It appears that the passage of laws allowing same-sex couples to marry have significant benefits that go beyond those that come with the legal advantages that marriage bestows. A study in Massachusetts, where same-sex couples have had the right to marry since 2003, found that in the first 12 months after the law was enacted, gay men's health care use and costs went down significantly. This reduction applied whether the health care visits were for mental health or physical health issues, according to research by Mark Hatzenbuehler, Ph.D., a Robert Wood Johnson Foundation Health and Society Scholar at Columbia University, and colleagues. And this apparent improvement in gay men's health did not apply only to men who had married a same-sex partner, but to gay men who were not in a partnered relationship as well. The study was published online December 15 in the American Journal of Public Health.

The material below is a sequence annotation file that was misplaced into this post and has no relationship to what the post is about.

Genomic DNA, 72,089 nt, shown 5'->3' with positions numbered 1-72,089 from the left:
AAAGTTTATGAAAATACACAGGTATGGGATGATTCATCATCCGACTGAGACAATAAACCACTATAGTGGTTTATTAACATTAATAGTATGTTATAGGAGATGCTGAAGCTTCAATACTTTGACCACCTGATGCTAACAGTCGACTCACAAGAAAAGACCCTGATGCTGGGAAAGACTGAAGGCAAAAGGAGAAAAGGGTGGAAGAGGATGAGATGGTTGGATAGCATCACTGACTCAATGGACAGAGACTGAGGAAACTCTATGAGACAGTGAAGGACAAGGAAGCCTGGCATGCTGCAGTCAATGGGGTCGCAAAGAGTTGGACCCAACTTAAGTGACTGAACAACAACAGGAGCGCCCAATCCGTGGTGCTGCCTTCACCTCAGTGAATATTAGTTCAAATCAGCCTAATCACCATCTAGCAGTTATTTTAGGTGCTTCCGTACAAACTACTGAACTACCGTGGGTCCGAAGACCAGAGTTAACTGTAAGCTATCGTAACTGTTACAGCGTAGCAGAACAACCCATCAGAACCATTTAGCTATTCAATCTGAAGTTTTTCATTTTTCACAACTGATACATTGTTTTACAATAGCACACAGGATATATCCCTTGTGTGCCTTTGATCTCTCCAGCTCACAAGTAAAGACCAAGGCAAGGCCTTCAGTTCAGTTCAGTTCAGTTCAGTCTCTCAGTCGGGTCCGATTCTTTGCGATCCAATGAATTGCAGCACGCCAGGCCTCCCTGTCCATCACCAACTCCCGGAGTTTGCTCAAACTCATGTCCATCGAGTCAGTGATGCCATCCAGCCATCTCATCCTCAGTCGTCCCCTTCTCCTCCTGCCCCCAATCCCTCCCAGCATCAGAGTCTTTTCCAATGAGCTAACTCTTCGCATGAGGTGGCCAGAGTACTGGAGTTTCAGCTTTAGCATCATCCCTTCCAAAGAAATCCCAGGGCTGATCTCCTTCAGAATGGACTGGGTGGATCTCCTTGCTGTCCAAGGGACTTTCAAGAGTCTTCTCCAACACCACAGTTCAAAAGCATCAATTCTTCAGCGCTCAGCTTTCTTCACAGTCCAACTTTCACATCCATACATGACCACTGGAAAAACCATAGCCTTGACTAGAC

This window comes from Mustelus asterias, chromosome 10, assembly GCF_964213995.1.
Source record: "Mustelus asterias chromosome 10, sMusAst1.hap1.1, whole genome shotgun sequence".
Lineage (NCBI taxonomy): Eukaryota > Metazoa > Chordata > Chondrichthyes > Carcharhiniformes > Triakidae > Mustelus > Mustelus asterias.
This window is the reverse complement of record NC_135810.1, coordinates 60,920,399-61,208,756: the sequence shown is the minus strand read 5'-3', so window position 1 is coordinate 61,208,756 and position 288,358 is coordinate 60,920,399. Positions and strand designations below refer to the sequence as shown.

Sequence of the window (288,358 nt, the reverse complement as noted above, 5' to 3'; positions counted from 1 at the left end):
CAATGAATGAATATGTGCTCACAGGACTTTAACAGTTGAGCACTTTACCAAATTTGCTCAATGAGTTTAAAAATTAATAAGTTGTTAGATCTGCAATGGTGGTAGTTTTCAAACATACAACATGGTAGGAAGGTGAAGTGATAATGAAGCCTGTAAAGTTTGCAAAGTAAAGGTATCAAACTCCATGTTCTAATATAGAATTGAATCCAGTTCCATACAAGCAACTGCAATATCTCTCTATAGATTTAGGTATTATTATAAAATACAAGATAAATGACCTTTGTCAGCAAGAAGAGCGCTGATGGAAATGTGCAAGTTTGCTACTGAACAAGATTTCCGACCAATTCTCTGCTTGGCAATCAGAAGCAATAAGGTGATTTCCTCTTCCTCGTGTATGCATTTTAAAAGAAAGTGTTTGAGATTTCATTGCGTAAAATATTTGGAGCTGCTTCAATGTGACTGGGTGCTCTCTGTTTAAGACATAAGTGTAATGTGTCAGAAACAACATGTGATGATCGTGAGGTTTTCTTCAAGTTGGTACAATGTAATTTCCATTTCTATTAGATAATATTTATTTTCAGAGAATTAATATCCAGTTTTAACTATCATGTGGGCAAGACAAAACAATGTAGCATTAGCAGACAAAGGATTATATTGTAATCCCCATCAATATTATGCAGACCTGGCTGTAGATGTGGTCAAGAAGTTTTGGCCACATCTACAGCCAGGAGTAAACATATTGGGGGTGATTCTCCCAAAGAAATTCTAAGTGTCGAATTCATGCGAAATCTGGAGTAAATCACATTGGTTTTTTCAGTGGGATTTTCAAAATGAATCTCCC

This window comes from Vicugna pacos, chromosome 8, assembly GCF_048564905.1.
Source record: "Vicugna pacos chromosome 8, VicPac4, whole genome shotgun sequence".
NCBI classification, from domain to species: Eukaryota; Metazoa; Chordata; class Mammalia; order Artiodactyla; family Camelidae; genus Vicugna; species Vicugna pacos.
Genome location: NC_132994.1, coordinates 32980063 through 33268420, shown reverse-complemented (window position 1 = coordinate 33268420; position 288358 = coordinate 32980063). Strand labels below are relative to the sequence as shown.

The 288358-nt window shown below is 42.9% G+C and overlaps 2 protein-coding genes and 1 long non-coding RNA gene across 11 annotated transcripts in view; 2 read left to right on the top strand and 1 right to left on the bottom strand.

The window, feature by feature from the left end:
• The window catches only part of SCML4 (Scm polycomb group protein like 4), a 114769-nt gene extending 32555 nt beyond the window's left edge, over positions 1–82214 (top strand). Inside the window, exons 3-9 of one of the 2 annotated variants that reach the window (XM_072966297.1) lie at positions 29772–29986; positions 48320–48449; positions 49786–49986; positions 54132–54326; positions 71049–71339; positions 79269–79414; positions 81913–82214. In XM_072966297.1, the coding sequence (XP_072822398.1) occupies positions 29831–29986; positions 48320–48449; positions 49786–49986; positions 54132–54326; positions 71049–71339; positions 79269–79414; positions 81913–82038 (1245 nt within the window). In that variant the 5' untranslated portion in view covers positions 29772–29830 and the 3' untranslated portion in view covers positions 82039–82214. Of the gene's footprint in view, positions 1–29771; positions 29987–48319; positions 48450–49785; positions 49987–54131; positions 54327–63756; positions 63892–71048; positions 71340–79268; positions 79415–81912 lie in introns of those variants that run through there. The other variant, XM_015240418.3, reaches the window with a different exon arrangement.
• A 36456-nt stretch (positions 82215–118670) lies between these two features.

Read about the mental health implications of same-sex marriage laws in Psychiatric Newshere and here.
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